Feb 15

Why my Bottles are (Almost) Never Full

Scotch CollectionIf you peruse through my reviews (that sounded cool, right?) you’ll notice that a lot of my images show bottles that are opened; sometimes with one drink vacant, sometimes completely vacant except for one drink.  There are reasons for that.

First and foremost, I like my blog photos to be real.  Oftentimes when I’m searching through other whiskey review blogs (and yes, I do that quite often), I’ll notice that the reviewer just took the bottle shot straight from the distiller’s website or good old Google images.  Certainly not an arrestable offense, but it gets me thinking.  It brings up the question of authenticity.  Did the reviewer even buy a bottle of the whiskey in question, or did he have a sip at the bar and decide to write the review?  This is a wild allegation I’m sure, but I’d be lying if I said it didn’t cross my mind.

Now, let’s pretend that the blogger in question did in fact pick up a bottle.  Why didn’t they take a picture?  I think that having your own picture of the whiskey you are reviewing makes it a little more your own rather that just some words on a website.

Okay, so clearly I like pretty pictures.  Aside from that, why are my bottles (almost) never full?  The best answer that I can come up with is because I drink them.  Plain and simple.  Whiskey is meant to be drunk, and anybody showcasing a picture of an unopened bottle is showing me that they are collecting – which is fine; to each their own.  Just not my thing.

As I’ve gotten deeper and deeper into my personal obsession with whiskey, I have come to learn that it is a living thing.  It is intended to be analyzed and spoken about but most importantly it is meant to be enjoyed.  Anybody who “collects” whiskey is missing out on the most fundamental part of its existence.

So bloggers – take pictures of your bottles.  Make sure you crack it open and let it breathe with you.  Your whiskey is getting lonely without you.

 

-Ryan

7 comments

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  1. I object! (just a little, don’t worry) Most of my photos are of unopened bottles. I take the pretty pictures during the day when the lighting is good, usually shortly after I bring a bottle home, that way I’ve got a nice pic ready to go when I want to do the review (which is, of course, after I have opened and had some to drink). And I also think that unopened bottle pictures look prettier than ones that are partly empty. Then I do miss out on some “bottle with dram in glass” pics, but mine never turn out well because the lighting is no good at night when I pour a dram.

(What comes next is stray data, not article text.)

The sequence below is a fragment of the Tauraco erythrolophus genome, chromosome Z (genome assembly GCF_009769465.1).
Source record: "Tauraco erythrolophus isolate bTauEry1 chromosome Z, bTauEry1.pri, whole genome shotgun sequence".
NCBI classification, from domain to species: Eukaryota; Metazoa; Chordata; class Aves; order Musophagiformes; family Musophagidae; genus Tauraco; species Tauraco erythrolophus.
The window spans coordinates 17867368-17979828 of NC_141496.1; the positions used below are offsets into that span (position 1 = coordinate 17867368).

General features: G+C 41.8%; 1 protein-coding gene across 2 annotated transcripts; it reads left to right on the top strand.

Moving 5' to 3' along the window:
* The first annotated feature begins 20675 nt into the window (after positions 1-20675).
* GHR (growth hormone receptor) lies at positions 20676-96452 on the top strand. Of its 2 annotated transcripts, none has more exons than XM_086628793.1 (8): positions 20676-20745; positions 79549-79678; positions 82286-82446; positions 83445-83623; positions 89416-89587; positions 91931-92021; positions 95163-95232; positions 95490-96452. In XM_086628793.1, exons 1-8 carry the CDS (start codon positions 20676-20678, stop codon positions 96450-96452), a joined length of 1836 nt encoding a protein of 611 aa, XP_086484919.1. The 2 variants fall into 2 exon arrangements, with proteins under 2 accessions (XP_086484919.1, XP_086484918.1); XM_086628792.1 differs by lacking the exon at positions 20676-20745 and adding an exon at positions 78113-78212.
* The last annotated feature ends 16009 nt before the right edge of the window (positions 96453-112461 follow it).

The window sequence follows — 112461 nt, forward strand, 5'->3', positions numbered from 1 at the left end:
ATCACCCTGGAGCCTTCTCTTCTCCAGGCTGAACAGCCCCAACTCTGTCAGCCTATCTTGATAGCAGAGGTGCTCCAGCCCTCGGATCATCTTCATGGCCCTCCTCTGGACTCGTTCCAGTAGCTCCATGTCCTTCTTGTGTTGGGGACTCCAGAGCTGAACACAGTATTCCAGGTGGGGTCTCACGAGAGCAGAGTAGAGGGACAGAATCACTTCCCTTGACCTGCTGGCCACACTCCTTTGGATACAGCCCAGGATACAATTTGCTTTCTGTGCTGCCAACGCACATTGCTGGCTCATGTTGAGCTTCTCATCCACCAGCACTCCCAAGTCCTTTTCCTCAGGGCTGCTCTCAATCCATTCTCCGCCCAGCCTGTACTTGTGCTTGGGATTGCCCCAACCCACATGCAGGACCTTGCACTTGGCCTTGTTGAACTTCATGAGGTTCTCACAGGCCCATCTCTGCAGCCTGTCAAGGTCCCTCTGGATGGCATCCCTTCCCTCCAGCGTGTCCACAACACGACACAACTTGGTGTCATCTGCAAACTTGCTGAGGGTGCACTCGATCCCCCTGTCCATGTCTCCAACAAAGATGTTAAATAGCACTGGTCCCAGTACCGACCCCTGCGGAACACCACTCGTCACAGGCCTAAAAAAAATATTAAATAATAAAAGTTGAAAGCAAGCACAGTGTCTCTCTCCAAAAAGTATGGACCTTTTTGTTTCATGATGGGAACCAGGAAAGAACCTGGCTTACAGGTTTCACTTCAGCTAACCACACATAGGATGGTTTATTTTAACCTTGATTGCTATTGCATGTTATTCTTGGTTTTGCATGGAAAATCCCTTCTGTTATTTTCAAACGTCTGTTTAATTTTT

So, yeah, I know that wasn’t really the main point of your post, but I had to stand up a little for us un-opened-bottle-picture-takers. 😉

      • Ryan on February 16, 2012 at 8:00 am
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      I had a feeling you would object (a little)! I also take my bottle shots during the day. I guess your situation is a little different since a lot of your pictures are of miniatures and it’s tough to take a drink out of those without killing the whole thing.

      -Ryan

  2. For the handful of reviews I’ve done, I’ve generally used an image from the distillery, since they take much prettier pictures than I do.

      • Ryan on February 18, 2012 at 4:02 pm
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      C’mon Tom – I bet you can pull out your camera phone and snap an interesting picture! I’d rather see a grainy picture that is unique to you and your experience than a copy-and-pasted photo!

      -Ryan

  3. I’m with you Ryan. I like to see real bottles, with real drinks taken out of them. When I review I do the same. I like to see old bottles, interesting bottles, label detail shots, liquor color shots… The only time I use factor shots is when I have… ahem… misplaced the bottle before I bother to get a shot of it…

      • Ryan on February 21, 2012 at 7:57 am
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      Here we go – I’ve got one with me! I really like the pictures on your blog, Josh. It shows that you, in fact, drink your whiskey. Thanks for the comment!

      -Ryan

  4. I do all my own photography on my blog, but the opened bottle isn’t always a shot i use – mainly for the same reasons that the other ryan states above. however, whenever i try a dram that i don’t own, i almost always resort to the “bottle in hand” shot, if the bar/tasting session/owner of the bottle will let me.

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